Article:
- Get physical: Your little one may sleep better if she’s exercised her mind and body so make time for daily activity and stimulation, such as ‘tummy time’.
- Know your nap times: Try to set regular times for daytime naps and bear these in mind when you’re planning your day together.
- Keep it calm: Where your child sleeps should be a dedicated relaxation zone with a quiet atmosphere and low-level lighting. Banish distracting TVs, laptops, and tablets.
- Hang in there: As your child approaches four months, try to keep her awake a little bit longer if it is getting close to bedtime. Instead of a nap just an hour before bedtime, give her a bath and massage, or read her a story.
- Time it right: Start to put your little darling to sleep at the same time every night. Experts have found that putting your child to bed at the same time every evening can increase her chances of getting enough sleep.
- Offer a feeding: As she gets a little older, and is able to sleep five to six hours at night, offer your child a feeding just before bedtime. This may help her to sleep for the next several hours. Extra-absorbent diapers can also be a useful way to maximize sleep. If your child is drinking from a bottle, rather than nursing directly, do not add any cereal or other foods to the bottle. This practice has not been shown to increase the length of time she will sleep.
- Set a routine: Follow your own pre-sleep pattern with tips from our Bedtime Routine Checklist.
- Separate sleep: Your child needs to learn to sleep alone, so put her to bed in her own crib rather than letting her share with you.
- Share a room: Because the risk of SIDS (Sudden Infant Death Syndrome) has been shown to be reduced when little children sleep in the same room as their parents, some national guidelines recommend that you have your child sleep in the same room with you at least until she is six months old (and ideally until a year of age).
- Settle into sleep: Put your child down when she is sleepy but still awake. Once she knows the routine, she will start to fall asleep on her own. Let her learn how to settle herself once she is in her crib.
- Clean crib: For safe sleeping, only your child belongs in the crib. Do not give your child a pillow, blankets, quilt, sheepskin, stuffed toys, or anything that can cause her to suffocate. Cover the mattress with a tight-fitting sheet.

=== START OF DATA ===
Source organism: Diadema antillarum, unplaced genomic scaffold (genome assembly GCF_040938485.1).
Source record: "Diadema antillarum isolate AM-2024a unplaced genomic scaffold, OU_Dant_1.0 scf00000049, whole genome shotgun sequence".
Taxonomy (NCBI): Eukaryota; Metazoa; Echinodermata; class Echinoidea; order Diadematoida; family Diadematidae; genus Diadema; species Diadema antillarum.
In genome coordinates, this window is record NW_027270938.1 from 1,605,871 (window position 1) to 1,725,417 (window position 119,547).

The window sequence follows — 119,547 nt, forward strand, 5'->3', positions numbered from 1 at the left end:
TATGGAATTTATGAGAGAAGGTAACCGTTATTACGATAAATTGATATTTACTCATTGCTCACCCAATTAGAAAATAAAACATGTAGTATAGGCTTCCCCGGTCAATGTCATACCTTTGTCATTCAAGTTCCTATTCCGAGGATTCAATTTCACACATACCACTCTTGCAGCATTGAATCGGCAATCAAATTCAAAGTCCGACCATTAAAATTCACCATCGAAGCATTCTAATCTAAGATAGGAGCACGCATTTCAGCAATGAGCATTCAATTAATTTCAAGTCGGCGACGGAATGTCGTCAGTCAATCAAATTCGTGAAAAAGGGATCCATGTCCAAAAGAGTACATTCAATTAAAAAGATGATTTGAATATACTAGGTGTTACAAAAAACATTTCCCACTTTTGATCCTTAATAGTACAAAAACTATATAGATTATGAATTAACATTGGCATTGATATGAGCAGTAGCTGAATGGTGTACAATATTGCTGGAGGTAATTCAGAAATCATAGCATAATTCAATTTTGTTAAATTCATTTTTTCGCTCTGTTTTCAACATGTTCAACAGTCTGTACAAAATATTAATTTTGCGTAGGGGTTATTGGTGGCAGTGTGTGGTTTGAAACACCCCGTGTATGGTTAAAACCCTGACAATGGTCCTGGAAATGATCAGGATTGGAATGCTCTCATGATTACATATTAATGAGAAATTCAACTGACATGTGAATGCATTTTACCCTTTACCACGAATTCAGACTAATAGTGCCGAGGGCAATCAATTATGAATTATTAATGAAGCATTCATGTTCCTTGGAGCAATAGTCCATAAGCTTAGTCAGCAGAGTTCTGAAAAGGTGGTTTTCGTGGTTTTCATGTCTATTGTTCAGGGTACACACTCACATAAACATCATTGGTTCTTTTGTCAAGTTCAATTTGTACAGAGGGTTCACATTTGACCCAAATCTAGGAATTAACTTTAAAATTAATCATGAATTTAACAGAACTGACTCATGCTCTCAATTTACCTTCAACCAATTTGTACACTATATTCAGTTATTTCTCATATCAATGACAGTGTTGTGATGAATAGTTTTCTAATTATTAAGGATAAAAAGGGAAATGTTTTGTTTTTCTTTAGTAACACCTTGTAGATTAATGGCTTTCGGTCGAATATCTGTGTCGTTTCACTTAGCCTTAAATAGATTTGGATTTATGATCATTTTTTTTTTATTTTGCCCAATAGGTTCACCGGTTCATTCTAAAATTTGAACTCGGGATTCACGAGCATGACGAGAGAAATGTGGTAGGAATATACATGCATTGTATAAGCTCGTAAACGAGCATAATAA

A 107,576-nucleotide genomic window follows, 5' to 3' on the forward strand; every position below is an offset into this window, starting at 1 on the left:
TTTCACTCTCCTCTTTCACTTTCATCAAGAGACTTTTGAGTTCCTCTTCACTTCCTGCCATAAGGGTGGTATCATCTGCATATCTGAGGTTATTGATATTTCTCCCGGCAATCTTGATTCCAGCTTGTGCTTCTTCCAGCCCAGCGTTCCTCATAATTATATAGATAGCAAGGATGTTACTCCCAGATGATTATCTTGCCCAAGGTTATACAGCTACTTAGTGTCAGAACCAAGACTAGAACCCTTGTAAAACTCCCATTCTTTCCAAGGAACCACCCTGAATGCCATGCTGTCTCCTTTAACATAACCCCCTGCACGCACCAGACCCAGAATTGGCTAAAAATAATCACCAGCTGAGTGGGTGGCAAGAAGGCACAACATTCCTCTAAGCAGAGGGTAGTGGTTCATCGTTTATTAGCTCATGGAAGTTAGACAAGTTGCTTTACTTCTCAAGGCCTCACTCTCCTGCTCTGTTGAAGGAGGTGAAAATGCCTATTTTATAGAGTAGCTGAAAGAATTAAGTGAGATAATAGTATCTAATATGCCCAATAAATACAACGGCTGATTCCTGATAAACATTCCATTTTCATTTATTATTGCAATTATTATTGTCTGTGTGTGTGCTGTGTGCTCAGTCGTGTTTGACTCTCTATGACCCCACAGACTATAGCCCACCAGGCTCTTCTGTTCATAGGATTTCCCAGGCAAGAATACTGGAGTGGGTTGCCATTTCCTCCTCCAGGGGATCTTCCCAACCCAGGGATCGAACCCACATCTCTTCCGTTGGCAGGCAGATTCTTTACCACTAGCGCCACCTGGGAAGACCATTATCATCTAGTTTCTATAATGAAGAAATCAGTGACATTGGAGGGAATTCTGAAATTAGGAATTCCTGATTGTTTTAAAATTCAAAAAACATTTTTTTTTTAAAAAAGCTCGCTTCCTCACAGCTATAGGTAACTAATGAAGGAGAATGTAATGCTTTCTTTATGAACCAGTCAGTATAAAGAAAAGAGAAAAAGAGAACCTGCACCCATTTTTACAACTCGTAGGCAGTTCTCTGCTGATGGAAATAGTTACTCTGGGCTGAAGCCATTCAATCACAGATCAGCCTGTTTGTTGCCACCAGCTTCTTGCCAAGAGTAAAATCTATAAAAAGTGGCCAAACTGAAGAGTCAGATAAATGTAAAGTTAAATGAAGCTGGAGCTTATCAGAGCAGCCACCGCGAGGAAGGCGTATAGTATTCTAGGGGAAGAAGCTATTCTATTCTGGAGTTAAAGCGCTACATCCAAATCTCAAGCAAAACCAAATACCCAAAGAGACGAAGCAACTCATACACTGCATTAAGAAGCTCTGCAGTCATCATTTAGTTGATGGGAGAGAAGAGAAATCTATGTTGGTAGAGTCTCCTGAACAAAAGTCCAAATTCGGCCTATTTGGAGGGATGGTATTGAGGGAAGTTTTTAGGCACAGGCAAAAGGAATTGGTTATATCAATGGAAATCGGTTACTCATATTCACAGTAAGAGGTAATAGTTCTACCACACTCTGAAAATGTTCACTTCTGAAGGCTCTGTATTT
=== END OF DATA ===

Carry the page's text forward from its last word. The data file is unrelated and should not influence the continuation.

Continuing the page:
- Keep her comfortable: Check your child’s sleeping area isn’t too hot or too cold. In general, your child should be dressed in one more layer of clothing than you’re wearing.
Get it right at night
- Take your time: Give your little one a chance to resettle or ‘self soothe’ before you rush in and you’ll help reduce the number of times she wakes up in the future. That’s good news for both of you!
- Put the hugs on hold: If you’re checking on your child, don’t automatically pick her up. Instead, rub her gently or sing a lullaby. Reassure her that you are there for her without rewarding every cry with a cuddle.
- Think before you feed: You might assume that your child is hungry every time she wakes up at night, but by four months she may be able to go five to six hours between feeds and could just be looking for comfort. Feeding your child every time she wakes will actually make her nights less settled.
- Stick with the crib: If you do need to feed or change your child at night, don’t be tempted to bring her into bed with you afterwards. Always put her back in her crib so she gets used to falling back asleep on her own.
https://healthychildren.org/English/ages-stages/baby/sleep/Pages/Back-to-Sleep-Tummy-to-Play.aspx(Accessed December 29 2016)
https://healthychildren.org/English/ages-stages/baby/sleep/Pages/Preventing-SIDS.aspx(Accessed December 29 2016)
https://healthychildren.org/English/ages-stages/baby/sleep/Pages/A-Parents-Guide-to-Safe-Sleep.aspx(Accessed December 29 2016)
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